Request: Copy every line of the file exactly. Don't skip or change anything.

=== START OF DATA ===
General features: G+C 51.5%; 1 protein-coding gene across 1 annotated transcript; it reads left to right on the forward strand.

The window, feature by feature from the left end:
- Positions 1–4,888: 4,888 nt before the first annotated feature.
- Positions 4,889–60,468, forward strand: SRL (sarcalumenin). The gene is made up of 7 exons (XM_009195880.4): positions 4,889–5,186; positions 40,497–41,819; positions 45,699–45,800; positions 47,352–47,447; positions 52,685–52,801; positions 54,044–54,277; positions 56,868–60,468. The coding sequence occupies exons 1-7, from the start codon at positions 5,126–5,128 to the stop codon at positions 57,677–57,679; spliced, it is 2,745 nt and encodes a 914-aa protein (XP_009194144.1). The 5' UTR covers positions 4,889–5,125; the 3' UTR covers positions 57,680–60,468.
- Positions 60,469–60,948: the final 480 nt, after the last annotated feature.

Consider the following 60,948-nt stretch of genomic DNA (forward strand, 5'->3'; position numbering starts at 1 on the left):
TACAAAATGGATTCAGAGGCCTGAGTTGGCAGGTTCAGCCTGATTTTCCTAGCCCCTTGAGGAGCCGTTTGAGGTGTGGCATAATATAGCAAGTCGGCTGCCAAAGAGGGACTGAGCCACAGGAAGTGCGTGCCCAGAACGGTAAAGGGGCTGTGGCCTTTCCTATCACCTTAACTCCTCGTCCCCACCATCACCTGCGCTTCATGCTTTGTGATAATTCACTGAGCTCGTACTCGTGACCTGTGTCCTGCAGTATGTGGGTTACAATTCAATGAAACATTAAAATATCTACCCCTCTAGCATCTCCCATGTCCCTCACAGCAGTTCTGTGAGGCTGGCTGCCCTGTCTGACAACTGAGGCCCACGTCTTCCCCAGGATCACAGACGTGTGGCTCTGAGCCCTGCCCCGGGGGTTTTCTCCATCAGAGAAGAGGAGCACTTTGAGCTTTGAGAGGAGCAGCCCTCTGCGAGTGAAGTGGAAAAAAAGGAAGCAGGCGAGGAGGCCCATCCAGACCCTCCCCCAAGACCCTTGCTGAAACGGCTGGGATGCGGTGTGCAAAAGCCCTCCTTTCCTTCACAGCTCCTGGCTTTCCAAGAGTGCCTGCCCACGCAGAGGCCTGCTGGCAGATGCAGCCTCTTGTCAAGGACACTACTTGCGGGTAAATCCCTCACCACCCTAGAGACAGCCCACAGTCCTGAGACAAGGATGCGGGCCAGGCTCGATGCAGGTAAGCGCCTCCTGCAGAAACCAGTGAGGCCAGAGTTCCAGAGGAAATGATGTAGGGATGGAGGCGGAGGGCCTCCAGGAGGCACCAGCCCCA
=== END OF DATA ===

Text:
General features: G+C 51.5%; 1 protein-coding gene across 1 annotated transcript; it reads left to right on the forward strand.

The window, feature by feature from the left end:
- Positions 1–4,888: 4,888 nt before the first annotated feature.
- Positions 4,889–60,468, forward strand: SRL (sarcalumenin). The gene is made up of 7 exons (XM_009195880.4): positions 4,889–5,186; positions 40,497–41,819; positions 45,699–45,800; positions 47,352–47,447; positions 52,685–52,801; positions 54,044–54,277; positions 56,868–60,468. The coding sequence occupies exons 1-7, from the start codon at positions 5,126–5,128 to the stop codon at positions 57,677–57,679; spliced, it is 2,745 nt and encodes a 914-aa protein (XP_009194144.1). The 5' UTR covers positions 4,889–5,125; the 3' UTR covers positions 57,680–60,468.
- Positions 60,469–60,948: the final 480 nt, after the last annotated feature.

Consider the following 60,948-nt stretch of genomic DNA (forward strand, 5'->3'; position numbering starts at 1 on the left):
TACAAAATGGATTCAGAGGCCTGAGTTGGCAGGTTCAGCCTGATTTTCCTAGCCCCTTGAGGAGCCGTTTGAGGTGTGGCATAATATAGCAAGTCGGCTGCCAAAGAGGGACTGAGCCACAGGAAGTGCGTGCCCAGAACGGTAAAGGGGCTGTGGCCTTTCCTATCACCTTAACTCCTCGTCCCCACCATCACCTGCGCTTCATGCTTTGTGATAATTCACTGAGCTCGTACTCGTGACCTGTGTCCTGCAGTATGTGGGTTACAATTCAATGAAACATTAAAATATCTACCCCTCTAGCATCTCCCATGTCCCTCACAGCAGTTCTGTGAGGCTGGCTGCCCTGTCTGACAACTGAGGCCCACGTCTTCCCCAGGATCACAGACGTGTGGCTCTGAGCCCTGCCCCGGGGGTTTTCTCCATCAGAGAAGAGGAGCACTTTGAGCTTTGAGAGGAGCAGCCCTCTGCGAGTGAAGTGGAAAAAAAGGAAGCAGGCGAGGAGGCCCATCCAGACCCTCCCCCAAGACCCTTGCTGAAACGGCTGGGATGCGGTGTGCAAAAGCCCTCCTTTCCTTCACAGCTCCTGGCTTTCCAAGAGTGCCTGCCCACGCAGAGGCCTGCTGGCAGATGCAGCCTCTTGTCAAGGACACTACTTGCGGGTAAATCCCTCACCACCCTAGAGACAGCCCACAGTCCTGAGACAAGGATGCGGGCCAGGCTCGATGCAGGTAAGCGCCTCCTGCAGAAACCAGTGAGGCCAGAGTTCCAGAGGAAATGATGTAGGGATGGAGGCGGAGGGCCTCCAGGAGGCACCAGCCCCA